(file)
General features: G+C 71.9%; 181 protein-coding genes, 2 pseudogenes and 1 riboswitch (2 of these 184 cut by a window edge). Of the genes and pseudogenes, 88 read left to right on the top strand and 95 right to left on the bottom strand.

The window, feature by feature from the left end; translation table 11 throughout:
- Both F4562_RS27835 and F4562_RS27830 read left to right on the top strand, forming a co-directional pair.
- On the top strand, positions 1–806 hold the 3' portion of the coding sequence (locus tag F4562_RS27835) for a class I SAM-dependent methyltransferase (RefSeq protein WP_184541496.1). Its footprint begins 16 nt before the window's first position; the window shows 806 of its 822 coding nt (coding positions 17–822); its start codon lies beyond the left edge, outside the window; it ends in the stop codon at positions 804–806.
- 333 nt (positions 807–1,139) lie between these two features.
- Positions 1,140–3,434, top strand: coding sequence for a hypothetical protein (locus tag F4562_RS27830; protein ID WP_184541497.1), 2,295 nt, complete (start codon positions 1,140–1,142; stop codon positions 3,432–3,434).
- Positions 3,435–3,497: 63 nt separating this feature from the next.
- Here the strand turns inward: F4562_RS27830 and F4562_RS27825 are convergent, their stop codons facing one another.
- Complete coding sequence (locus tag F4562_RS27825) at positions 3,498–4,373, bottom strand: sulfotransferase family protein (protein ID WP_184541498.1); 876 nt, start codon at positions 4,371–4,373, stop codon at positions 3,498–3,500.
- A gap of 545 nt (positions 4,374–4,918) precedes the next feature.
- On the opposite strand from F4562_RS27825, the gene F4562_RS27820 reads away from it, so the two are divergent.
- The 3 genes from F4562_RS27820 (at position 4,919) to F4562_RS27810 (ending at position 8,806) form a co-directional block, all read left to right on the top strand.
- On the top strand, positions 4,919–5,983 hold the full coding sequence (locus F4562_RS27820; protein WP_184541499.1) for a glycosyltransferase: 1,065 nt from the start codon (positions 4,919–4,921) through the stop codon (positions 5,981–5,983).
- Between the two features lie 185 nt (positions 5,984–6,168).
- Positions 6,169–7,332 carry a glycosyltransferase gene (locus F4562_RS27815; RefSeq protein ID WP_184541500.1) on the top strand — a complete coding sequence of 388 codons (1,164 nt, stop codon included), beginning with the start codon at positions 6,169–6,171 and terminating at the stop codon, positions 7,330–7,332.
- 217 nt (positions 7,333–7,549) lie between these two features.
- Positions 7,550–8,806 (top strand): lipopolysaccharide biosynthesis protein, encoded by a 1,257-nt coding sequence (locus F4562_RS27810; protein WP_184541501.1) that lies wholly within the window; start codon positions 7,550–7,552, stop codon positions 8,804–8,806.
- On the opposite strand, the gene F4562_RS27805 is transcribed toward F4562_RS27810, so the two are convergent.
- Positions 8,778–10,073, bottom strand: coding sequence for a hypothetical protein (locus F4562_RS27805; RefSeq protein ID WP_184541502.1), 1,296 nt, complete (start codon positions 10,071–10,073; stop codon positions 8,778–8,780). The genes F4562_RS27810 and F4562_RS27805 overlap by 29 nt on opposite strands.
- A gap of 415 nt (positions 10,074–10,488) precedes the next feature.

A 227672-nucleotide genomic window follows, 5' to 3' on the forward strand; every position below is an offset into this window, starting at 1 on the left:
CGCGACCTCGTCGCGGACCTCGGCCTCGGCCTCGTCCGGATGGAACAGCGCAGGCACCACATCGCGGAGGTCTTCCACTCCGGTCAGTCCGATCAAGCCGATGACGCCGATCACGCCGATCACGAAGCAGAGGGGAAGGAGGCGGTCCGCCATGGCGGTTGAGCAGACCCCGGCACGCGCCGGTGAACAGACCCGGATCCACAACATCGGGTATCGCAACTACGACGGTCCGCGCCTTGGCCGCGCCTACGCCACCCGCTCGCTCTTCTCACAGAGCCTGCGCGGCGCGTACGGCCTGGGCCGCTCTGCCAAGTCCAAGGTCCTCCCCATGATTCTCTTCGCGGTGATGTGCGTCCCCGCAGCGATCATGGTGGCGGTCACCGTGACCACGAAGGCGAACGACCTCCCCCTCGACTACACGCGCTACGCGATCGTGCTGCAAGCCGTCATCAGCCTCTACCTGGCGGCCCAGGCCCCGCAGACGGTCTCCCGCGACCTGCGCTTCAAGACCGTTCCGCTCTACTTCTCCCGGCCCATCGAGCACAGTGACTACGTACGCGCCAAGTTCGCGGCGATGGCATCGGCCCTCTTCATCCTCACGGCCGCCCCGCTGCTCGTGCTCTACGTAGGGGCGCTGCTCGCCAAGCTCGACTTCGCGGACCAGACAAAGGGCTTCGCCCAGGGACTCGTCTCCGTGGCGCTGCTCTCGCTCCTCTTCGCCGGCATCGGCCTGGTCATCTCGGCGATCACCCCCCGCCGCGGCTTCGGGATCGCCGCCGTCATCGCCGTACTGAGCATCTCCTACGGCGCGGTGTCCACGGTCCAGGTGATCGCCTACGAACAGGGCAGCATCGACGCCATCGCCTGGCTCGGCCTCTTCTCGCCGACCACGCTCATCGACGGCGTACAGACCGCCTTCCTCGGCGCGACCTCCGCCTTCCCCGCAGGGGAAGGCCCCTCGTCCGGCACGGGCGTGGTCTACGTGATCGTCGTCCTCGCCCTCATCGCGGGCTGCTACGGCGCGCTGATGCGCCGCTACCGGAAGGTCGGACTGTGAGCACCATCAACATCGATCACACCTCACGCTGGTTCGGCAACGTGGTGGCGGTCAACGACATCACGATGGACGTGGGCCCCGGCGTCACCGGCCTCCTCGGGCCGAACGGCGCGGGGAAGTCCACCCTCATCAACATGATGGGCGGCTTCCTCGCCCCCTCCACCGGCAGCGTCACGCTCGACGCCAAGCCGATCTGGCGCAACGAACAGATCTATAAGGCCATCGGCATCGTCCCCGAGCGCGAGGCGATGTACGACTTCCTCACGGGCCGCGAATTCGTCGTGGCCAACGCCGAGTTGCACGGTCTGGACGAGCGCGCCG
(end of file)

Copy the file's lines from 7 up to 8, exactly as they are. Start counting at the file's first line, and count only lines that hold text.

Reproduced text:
- Positions 3,435–3,497: 63 nt separating this feature from the next.
- Here the strand turns inward: F4562_RS27830 and F4562_RS27825 are convergent, their stop codons facing one another.